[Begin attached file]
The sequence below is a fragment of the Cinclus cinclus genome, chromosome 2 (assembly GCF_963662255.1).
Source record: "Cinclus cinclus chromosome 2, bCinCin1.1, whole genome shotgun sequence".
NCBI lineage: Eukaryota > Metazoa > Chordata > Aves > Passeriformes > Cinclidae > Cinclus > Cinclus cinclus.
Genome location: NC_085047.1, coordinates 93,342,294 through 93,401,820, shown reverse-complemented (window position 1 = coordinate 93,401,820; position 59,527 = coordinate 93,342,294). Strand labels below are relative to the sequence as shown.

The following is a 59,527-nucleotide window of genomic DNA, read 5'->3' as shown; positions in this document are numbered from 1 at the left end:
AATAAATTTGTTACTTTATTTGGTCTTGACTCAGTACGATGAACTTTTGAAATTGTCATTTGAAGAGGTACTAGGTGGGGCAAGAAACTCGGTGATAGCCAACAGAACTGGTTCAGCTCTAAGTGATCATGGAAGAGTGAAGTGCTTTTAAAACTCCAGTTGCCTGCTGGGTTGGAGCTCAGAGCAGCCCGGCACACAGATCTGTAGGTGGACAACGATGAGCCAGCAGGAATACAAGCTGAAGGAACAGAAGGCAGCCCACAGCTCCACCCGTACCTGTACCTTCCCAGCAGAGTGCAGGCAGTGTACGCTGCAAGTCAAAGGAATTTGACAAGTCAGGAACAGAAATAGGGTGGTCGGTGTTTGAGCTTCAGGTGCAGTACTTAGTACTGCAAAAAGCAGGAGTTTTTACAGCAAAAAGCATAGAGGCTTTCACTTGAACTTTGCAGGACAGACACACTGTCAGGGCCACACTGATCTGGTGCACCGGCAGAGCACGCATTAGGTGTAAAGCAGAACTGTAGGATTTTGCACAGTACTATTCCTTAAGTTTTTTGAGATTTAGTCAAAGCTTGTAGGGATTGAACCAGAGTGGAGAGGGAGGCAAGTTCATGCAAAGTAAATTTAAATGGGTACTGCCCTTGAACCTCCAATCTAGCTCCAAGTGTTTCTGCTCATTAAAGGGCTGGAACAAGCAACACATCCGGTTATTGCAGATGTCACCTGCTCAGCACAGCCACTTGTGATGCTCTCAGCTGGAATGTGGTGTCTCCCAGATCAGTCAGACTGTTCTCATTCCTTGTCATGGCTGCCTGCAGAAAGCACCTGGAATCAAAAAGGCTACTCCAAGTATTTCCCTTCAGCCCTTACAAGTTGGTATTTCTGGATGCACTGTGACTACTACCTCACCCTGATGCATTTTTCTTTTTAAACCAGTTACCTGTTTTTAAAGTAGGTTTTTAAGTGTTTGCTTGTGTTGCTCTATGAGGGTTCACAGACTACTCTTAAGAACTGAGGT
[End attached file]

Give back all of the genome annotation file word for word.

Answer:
The sequence below is a fragment of the Cinclus cinclus genome, chromosome 2 (assembly GCF_963662255.1).
Source record: "Cinclus cinclus chromosome 2, bCinCin1.1, whole genome shotgun sequence".
NCBI lineage: Eukaryota > Metazoa > Chordata > Aves > Passeriformes > Cinclidae > Cinclus > Cinclus cinclus.
Genome location: NC_085047.1, coordinates 93,342,294 through 93,401,820, shown reverse-complemented (window position 1 = coordinate 93,401,820; position 59,527 = coordinate 93,342,294). Strand labels below are relative to the sequence as shown.

The following is a 59,527-nucleotide window of genomic DNA, read 5'->3' as shown; positions in this document are numbered from 1 at the left end:
AATAAATTTGTTACTTTATTTGGTCTTGACTCAGTACGATGAACTTTTGAAATTGTCATTTGAAGAGGTACTAGGTGGGGCAAGAAACTCGGTGATAGCCAACAGAACTGGTTCAGCTCTAAGTGATCATGGAAGAGTGAAGTGCTTTTAAAACTCCAGTTGCCTGCTGGGTTGGAGCTCAGAGCAGCCCGGCACACAGATCTGTAGGTGGACAACGATGAGCCAGCAGGAATACAAGCTGAAGGAACAGAAGGCAGCCCACAGCTCCACCCGTACCTGTACCTTCCCAGCAGAGTGCAGGCAGTGTACGCTGCAAGTCAAAGGAATTTGACAAGTCAGGAACAGAAATAGGGTGGTCGGTGTTTGAGCTTCAGGTGCAGTACTTAGTACTGCAAAAAGCAGGAGTTTTTACAGCAAAAAGCATAGAGGCTTTCACTTGAACTTTGCAGGACAGACACACTGTCAGGGCCACACTGATCTGGTGCACCGGCAGAGCACGCATTAGGTGTAAAGCAGAACTGTAGGATTTTGCACAGTACTATTCCTTAAGTTTTTTGAGATTTAGTCAAAGCTTGTAGGGATTGAACCAGAGTGGAGAGGGAGGCAAGTTCATGCAAAGTAAATTTAAATGGGTACTGCCCTTGAACCTCCAATCTAGCTCCAAGTGTTTCTGCTCATTAAAGGGCTGGAACAAGCAACACATCCGGTTATTGCAGATGTCACCTGCTCAGCACAGCCACTTGTGATGCTCTCAGCTGGAATGTGGTGTCTCCCAGATCAGTCAGACTGTTCTCATTCCTTGTCATGGCTGCCTGCAGAAAGCACCTGGAATCAAAAAGGCTACTCCAAGTATTTCCCTTCAGCCCTTACAAGTTGGTATTTCTGGATGCACTGTGACTACTACCTCACCCTGATGCATTTTTCTTTTTAAACCAGTTACCTGTTTTTAAAGTAGGTTTTTAAGTGTTTGCTTGTGTTGCTCTATGAGGGTTCACAGACTACTCTTAAGAACTGAGGT